John Beattie is running against Gretchen Wahlstedt for a two-year seat on the Excelsior City Council.
Please tell us a little bit about yourself. Share something most people don’t know about you.
My wife, Mary, and I live in Excelsior village with our son, Russ, and our dog, Gus. We enjoy walks around town and on the Commons.
I have been on or around Lake Minnetonka since I was a boy, when our family closed our home in St. Louis Park and moved to Wayzata Bay for the summer.
I have practiced law in Minneapolis for 34 years. I am currently the Chair of Excelsior’s Park and Recreation Commission and a member of the Charter Commission.
What sorts of thoughts come to mind when you think of Lake Minnetonka?
A wonderful recreational area, diverse in its areas and population. Lake Minnetonka sets the imagination free for young and old alike. Lake Minnetonka also offers a rich heritage and wonderful communities.
Are invasive species a local, state or federal issue? Or is it a mix? Describe your views.
Invasive species are problems for all levels of government. However, local units of government, particularly the LMCD and the Minnehaha Creek Watershed District, should and have been leaders in many of the most important issues involving invasive species.
What is the most common issue people talk with you about while campaigning? What do you tell them?
The most common issues are the status of commercial projects on Water Street, namely the hotel and grocery store developments, and the condition and use of the Commons. Most people are excited about getting a hotel that will mimic the grand hotels around Lake Minnetonka one hundred years ago, and having a grocery store in the city.
I am running, in part, to develop a plan for better use and maintenance of the Commons. We have facilities in place, such as the ballfield and bandshell, that can be better utilized and maintained with careful planning and action by the city council. Many of the projects for the Commons can be funded through private-public partnerships, which are being explored now.
How do you feel about the current property tax levels? What about school district taxes (understanding the city council has no control over them)?
Residential property taxes have been carefully controlled by the city council, resulting in no levy increases in each of the last two years. In part this is due to sound zoning and heritage preservation standards that have resulted in a productive and attractive commercial district. Better buildings have attracted better businesses which have increased tax capacity to the city, and the business district’s share of that capacity. Commercial capacity is now about 34 percent of tax capacity. Eight years ago that contribution was about 24 percent.
After the hotel, grocery store and other projects along Water Street are completed, the business district will contribute about 45 percent of the total tax capacity. Increased business development, consistent with city zoning and heritage preservation standards, helps to control the rise in residential property taxes.
If the funding were available, what projects—either shovel ready or on the drawing board—would you advocate dedicating it to inside the city?
Careful planning of infrastructure improvements has yielded a long-term plan for sewer, water and streets. That plan has been leveraged with grants from the Metropolitan Commission and will be completed over the next several years.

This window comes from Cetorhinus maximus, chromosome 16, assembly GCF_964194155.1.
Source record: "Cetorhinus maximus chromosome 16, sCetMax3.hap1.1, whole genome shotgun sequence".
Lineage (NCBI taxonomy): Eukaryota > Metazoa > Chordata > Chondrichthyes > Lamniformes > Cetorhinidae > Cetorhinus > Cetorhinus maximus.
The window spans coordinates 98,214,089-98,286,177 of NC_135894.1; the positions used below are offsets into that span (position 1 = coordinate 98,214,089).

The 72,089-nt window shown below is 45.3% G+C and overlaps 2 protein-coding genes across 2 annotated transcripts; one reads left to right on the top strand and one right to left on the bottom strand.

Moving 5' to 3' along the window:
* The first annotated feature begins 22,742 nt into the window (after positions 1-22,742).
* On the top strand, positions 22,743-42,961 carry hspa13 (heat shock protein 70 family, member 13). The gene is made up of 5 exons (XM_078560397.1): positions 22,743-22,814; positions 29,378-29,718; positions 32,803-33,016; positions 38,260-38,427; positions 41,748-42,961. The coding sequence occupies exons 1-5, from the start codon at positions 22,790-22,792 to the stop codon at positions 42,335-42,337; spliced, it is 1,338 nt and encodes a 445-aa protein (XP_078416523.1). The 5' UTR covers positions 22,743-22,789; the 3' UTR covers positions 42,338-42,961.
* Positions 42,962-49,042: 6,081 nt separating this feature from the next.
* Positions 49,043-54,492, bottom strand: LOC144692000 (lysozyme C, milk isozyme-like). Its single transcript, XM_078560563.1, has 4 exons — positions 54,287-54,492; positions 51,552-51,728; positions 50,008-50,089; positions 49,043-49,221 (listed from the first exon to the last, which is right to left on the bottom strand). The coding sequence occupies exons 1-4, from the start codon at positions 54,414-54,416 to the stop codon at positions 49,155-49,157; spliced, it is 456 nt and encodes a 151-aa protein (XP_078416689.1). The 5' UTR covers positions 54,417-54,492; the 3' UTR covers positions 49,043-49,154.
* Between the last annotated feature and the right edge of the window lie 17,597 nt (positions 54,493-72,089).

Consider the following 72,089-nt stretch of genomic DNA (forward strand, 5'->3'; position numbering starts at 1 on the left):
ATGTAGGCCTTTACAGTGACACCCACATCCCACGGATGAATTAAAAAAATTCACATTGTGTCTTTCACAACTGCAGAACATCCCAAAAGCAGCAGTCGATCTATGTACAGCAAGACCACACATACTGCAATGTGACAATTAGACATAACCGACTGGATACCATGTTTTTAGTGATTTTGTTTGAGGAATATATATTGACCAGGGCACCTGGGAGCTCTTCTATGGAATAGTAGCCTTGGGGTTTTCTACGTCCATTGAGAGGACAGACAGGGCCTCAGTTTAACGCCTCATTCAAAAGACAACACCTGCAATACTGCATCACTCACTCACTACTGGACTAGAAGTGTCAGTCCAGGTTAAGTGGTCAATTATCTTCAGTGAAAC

We also need to improve the Commons and our parks, and better utilize the facilities we have. We on the Park and Recreation Commission are developing plans for private/public partnerships to enhance the ballfield, and to host better concerts at the bandshell. We must better maintain our beaches and the grassy areas of the Commons. We can leverage funding for these projects with funding from private sources. These projects will provide better quality of life in Excelsior, while maintaining our facilities to address health and safety concerns.
Are you satisfied with the public safety services being provided to residents inside the city?
Public services include police and fire, and many services from out city staff. Excelsior residents have quality and responsive police and fire services. The payment mechanism for police under the Joint Powers Agreement is unequal among the participating cities.
If we could add another city, the formula could be adjusted to a payment system based on property values. That system would achieve savings of about $290,000 per year. Savings are important since the city has lost state assistance of about $350,000. Excelsior also has an excellent, highly trained and professional, city staff that provides services within a very limited budget.
How would you encourage the average citizen to become more engaged in state government?
Excelsior has four commissions and a city council. The commissions are appointed and everyone is eligible. These commissions, Planning, Heritage Preservation, Park and Recreation and Charter, all provide great opportunities for residents to learn about their government and community, and contribute to the community. Thirty-six residents participate and make decisions that benefit all of us. I encourage everyone to get involved.
Open forum. Why should voters cast their ballot for you this November?
I bring years of experience and leadership working with community organizations to provide improved services at low cost.
I am a strong believer in fiscal restraint and transparent government. Residents of Excelsior have been beneficiaries of a well-managed and well-governed city. I will support those qualities but make improvements in areas on which we all can agree.
I have an extensive legal background, understand and know municipal law and financing. I have managed people and complex projects to successful conclusions.
I will be accessible and transparent in all issues and decisions, as your council member. I ask for your vote and support.